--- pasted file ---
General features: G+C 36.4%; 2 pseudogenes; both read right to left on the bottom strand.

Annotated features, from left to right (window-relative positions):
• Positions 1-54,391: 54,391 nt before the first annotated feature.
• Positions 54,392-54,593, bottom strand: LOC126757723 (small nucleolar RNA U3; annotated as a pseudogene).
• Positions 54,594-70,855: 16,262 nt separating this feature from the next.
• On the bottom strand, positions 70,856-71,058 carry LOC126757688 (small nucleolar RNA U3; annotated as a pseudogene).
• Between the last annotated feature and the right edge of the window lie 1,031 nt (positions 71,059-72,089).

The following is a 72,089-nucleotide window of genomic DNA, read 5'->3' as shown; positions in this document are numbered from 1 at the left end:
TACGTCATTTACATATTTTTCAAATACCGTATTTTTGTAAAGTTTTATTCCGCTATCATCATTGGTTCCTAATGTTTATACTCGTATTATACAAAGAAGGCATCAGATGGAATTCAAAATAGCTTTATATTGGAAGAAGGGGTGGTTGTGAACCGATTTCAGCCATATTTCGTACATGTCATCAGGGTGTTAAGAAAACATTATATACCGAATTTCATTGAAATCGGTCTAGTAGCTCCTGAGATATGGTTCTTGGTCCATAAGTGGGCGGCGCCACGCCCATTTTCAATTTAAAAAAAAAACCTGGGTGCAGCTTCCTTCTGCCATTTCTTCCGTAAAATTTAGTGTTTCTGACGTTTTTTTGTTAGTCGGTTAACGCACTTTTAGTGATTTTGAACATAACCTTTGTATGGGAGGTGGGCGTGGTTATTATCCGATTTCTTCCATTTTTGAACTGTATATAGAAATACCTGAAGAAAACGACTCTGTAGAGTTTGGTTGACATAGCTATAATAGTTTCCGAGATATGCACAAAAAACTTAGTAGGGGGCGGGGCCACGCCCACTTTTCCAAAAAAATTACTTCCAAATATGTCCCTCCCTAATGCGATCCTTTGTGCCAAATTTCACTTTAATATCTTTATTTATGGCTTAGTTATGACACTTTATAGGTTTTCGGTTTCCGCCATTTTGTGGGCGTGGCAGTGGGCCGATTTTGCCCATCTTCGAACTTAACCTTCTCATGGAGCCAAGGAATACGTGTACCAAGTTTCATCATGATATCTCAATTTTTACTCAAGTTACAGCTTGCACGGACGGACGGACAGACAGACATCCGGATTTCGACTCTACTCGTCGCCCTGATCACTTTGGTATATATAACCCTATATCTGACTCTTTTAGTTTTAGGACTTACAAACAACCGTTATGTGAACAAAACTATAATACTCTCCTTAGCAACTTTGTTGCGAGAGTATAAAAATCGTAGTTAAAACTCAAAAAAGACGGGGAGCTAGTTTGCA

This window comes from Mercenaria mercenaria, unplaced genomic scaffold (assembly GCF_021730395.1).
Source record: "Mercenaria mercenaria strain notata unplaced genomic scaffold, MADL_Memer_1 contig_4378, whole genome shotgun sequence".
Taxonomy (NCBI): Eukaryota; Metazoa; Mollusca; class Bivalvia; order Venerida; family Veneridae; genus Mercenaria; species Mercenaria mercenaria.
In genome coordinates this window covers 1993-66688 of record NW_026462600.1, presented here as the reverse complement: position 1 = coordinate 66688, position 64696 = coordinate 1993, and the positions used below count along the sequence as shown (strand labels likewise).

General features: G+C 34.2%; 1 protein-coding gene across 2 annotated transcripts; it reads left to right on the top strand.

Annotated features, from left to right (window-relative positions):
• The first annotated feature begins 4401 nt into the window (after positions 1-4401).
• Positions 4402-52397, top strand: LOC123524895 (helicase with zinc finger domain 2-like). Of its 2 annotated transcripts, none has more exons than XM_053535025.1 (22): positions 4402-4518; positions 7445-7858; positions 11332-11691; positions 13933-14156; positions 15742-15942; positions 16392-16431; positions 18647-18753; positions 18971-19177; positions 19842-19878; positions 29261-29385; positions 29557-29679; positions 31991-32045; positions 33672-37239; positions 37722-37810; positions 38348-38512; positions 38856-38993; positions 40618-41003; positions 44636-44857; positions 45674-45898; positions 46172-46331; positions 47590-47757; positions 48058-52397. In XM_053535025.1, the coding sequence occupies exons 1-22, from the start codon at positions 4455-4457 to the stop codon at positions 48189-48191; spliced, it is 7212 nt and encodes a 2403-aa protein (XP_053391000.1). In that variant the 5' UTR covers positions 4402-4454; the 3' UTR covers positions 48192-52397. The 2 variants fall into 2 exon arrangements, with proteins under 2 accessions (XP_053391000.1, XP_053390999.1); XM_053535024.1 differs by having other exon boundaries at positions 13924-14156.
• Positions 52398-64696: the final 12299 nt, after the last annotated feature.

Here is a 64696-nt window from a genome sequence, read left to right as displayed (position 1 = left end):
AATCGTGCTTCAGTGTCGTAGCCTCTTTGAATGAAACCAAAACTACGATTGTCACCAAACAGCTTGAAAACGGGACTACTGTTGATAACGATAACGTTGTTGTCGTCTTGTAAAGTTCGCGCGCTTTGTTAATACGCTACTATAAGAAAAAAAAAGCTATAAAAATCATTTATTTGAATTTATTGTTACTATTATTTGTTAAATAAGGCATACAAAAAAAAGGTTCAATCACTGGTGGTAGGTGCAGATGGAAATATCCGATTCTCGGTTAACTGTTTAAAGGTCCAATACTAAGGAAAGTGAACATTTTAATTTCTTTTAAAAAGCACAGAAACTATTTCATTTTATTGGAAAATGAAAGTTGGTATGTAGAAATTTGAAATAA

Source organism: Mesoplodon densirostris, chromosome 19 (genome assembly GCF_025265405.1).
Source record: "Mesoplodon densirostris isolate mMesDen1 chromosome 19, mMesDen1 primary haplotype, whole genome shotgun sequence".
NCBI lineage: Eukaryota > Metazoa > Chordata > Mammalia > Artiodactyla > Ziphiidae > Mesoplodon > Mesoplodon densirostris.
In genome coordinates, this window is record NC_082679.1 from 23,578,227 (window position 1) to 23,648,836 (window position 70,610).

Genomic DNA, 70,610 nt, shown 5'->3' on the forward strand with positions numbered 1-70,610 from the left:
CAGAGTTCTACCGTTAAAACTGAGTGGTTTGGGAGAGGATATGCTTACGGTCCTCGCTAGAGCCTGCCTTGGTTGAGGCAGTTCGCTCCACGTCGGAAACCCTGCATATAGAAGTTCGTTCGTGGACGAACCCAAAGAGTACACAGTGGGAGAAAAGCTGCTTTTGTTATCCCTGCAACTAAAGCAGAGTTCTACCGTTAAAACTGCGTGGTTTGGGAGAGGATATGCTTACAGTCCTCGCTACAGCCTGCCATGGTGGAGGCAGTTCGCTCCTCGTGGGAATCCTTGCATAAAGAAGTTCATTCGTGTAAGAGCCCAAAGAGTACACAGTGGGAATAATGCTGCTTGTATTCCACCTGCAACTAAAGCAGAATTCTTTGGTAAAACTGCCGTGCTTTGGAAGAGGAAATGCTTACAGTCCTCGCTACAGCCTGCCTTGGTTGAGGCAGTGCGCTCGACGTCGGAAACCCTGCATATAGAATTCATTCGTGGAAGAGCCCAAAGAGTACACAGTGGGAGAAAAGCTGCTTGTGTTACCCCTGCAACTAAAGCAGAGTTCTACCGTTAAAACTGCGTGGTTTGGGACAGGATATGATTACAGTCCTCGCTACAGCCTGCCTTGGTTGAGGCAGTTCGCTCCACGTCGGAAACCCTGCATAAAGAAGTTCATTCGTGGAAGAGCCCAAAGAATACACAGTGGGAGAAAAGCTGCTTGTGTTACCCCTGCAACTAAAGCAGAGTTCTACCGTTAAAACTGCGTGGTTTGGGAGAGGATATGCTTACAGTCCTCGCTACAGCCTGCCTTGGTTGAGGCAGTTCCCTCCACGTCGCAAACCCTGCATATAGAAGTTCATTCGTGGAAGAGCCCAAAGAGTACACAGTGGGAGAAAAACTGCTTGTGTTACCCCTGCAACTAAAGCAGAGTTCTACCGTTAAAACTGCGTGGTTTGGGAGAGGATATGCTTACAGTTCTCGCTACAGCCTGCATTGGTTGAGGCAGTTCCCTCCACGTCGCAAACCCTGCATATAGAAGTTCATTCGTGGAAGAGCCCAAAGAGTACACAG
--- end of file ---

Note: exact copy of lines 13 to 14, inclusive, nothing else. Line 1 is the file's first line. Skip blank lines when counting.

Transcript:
In genome coordinates this window covers 1993-66688 of record NW_026462600.1, presented here as the reverse complement: position 1 = coordinate 66688, position 64696 = coordinate 1993, and the positions used below count along the sequence as shown (strand labels likewise).

General features: G+C 34.2%; 1 protein-coding gene across 2 annotated transcripts; it reads left to right on the top strand.